Monday, December 08, 2003


Ryan Overbey at Ryan's Lair quotes the kind of sentiment that pisses me off more and more lately. He links to this NYT article about Pakistan, and gives us the following snippet from it:

...As I have fears about an unhinged Pakistan, Pakistanis have fears about a wanton America. The parallel apprehensions have much the same vocabulary: a nuclear power, prone to irrational behavior, too eager to go to war, a penchant toward duplicity.

Sometimes, there is even the part about religious extremism. ''George Bush is a mullah; he is a fundamentalist, too,'' Abdul Hakim Baloch, a writer in Quetta, told me. ''I don't know how history will treat the Americans, but you are committing one of the greatest crimes of all time. Bush thinks he must destroy Babylon as the verses of his Scripture tell him. But you cannot conquer the world based on superstitions.''

As an American in Pakistan, I was on a lecture tour where I was the one being lectured. Some decisive juncture had been passed, and people were erupting with accusations. Whomever I saw, extremist or not, educated or not, they told me they had finally lost patience with America, which in their eyes had grown hateful toward Islam and hypocritical about democracy.

Here's the note I stuck in Ryan's comment section:

And that, unfortunately, is the worldview we're dealing with in so many Muslim interlocutors: everything is seen through a relentlessly religious filter, which inevitably leads to a projection of one's own faults onto the Other, in this case America. How else to see Bush but as a mullah and fundamentalist when that's the only vocabulary available?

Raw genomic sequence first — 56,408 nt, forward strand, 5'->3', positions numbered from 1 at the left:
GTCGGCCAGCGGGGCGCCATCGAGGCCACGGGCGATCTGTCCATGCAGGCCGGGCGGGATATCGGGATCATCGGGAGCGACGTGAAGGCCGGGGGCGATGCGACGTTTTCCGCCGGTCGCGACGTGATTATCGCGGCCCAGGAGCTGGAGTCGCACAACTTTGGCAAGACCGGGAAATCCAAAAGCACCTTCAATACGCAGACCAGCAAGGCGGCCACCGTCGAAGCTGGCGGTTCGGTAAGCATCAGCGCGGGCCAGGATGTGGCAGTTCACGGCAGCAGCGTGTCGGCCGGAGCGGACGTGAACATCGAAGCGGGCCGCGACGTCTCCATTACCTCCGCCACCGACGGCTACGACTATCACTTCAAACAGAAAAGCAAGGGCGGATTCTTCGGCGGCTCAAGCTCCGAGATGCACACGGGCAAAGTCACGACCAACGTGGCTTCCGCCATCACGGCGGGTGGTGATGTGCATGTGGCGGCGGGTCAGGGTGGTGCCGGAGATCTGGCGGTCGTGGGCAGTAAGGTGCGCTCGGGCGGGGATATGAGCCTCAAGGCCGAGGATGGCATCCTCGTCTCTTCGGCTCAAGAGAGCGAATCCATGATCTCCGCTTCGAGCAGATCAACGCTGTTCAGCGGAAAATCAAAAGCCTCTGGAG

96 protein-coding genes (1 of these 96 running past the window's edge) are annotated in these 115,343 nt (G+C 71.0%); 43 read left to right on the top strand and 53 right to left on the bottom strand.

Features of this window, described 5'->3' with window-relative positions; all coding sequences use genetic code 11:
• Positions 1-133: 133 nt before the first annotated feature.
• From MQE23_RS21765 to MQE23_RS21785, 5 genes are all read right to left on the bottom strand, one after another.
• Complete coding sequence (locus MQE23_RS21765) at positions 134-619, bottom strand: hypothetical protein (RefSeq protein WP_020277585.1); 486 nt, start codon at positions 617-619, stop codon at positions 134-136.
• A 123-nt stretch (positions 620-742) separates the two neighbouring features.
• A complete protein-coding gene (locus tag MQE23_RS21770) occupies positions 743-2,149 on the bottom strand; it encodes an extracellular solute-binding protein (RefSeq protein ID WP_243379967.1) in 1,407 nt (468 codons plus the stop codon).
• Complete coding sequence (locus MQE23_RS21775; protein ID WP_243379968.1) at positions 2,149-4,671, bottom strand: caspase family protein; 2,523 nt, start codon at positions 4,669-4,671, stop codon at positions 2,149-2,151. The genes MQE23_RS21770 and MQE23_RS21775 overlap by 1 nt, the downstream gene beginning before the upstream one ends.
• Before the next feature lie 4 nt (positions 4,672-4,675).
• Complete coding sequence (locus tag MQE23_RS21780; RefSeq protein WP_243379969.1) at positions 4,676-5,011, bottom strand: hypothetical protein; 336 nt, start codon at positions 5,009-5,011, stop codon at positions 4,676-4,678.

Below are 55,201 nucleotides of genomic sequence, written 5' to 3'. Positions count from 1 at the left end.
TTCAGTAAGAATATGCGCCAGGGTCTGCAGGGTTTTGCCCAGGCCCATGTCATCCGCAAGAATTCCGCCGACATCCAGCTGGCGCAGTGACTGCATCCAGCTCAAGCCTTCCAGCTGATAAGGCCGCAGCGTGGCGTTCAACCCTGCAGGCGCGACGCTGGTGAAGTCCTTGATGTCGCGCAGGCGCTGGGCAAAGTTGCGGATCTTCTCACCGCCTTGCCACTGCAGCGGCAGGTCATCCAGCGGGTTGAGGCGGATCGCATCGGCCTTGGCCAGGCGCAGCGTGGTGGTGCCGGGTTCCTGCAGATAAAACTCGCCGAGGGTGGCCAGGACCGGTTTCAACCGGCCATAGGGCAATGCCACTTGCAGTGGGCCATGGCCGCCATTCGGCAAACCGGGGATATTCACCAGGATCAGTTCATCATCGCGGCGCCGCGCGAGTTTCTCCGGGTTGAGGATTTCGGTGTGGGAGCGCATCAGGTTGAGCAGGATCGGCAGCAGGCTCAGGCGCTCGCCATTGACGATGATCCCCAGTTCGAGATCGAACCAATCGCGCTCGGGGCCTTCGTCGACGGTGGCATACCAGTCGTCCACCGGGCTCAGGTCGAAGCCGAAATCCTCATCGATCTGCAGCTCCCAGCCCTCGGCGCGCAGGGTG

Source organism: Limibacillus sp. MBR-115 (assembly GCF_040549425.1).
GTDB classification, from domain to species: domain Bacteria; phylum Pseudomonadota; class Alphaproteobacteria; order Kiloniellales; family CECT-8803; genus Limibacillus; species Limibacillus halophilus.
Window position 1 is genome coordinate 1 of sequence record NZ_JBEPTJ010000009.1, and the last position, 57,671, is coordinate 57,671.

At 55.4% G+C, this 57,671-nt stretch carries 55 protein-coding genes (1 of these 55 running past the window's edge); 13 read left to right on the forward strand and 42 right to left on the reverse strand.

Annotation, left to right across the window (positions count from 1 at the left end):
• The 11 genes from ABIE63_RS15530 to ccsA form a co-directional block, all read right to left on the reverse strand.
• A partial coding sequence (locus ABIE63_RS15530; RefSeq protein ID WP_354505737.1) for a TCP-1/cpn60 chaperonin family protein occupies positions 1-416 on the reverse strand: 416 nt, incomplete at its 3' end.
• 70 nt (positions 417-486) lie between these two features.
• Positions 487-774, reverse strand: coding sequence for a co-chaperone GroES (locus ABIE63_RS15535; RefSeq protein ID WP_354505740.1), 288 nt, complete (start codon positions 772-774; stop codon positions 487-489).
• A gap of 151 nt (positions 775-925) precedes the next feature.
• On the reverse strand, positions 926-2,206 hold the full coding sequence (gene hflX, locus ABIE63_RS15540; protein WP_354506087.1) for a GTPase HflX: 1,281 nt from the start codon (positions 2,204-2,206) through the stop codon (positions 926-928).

And therein lies a crucial difference between largely homogeneous and largely heterogeneous cultures: the availability and ready accessibility of different perspectives. If this is accompanied by tolerance (and I challenge any level-headed non-Muslim to support the claim that America has become an intolerant, anti-Muslim state), you've got a recipe for openness and global perspective rarely seen among the intellectually inbred whose "traditional" aspects we're supposed to appreciate, even if "traditional" is a rubric that includes honor killings and clitoridectomies.

I don't mean to exculpate the US by any means, but this Abdul Hakim Baloch strikes me as unhinged. I hear Korean accusations against the US all the time while in Seoul, and in almost every case, the very same accusation could apply to South Korea's culture and politics: racism, corruption, and untrustworthiness immediately come to mind as examples-- often accompanied by an inflamed victim mentality. I imagine the only thing stopping some expats from speaking out more strongly in support of their home country while abroad is the not-unjustified fear that they'll be torn apart by unruly mobs of "traditional" people. Follow the Korean news and you'll see what I mean-- there's reason to shut up when your audience is often irrational.

If you read someone like Fr. Francis X. Clooney, it's easy to get hypnotized into believing that there are "many rationalities." No: there are many cultures, but the laws of physics restrict the ways we can get from A to B. This means there's an objective world out there, and it's OK to make judgements about what ways are "better" or "worse." Many maps; one territory. No one can claim objectivity (i.e., THE map), but this shouldn't stop people from making any truth-claims or value judgements at all. In this case, my judgement is that Baloch and his ilk have their heads up their asses. While I might be persuaded that his perspective is the result of a great deal of pain and suffering-- justice issues that cry out to be addressed-- that doesn't change the fact that his perspective is warped. I can't say that's an objective claim, but I'm pretty sure reality's on my side.

Thanks for a provocative post-- and as always, a great blog.



No comments:

Post a Comment


All comments are subject to approval before they are published, so they will not appear immediately. Comments should be civil, relevant, and substantive. Anonymous comments are not allowed and will be unceremoniously deleted. For more on my comments policy, please see this entry on my other blog.

AND A NEW RULE (per this post): comments critical of Trump's lying must include criticism of Biden's lying on a one-for-one basis! Failure to be balanced means your comment will not be published.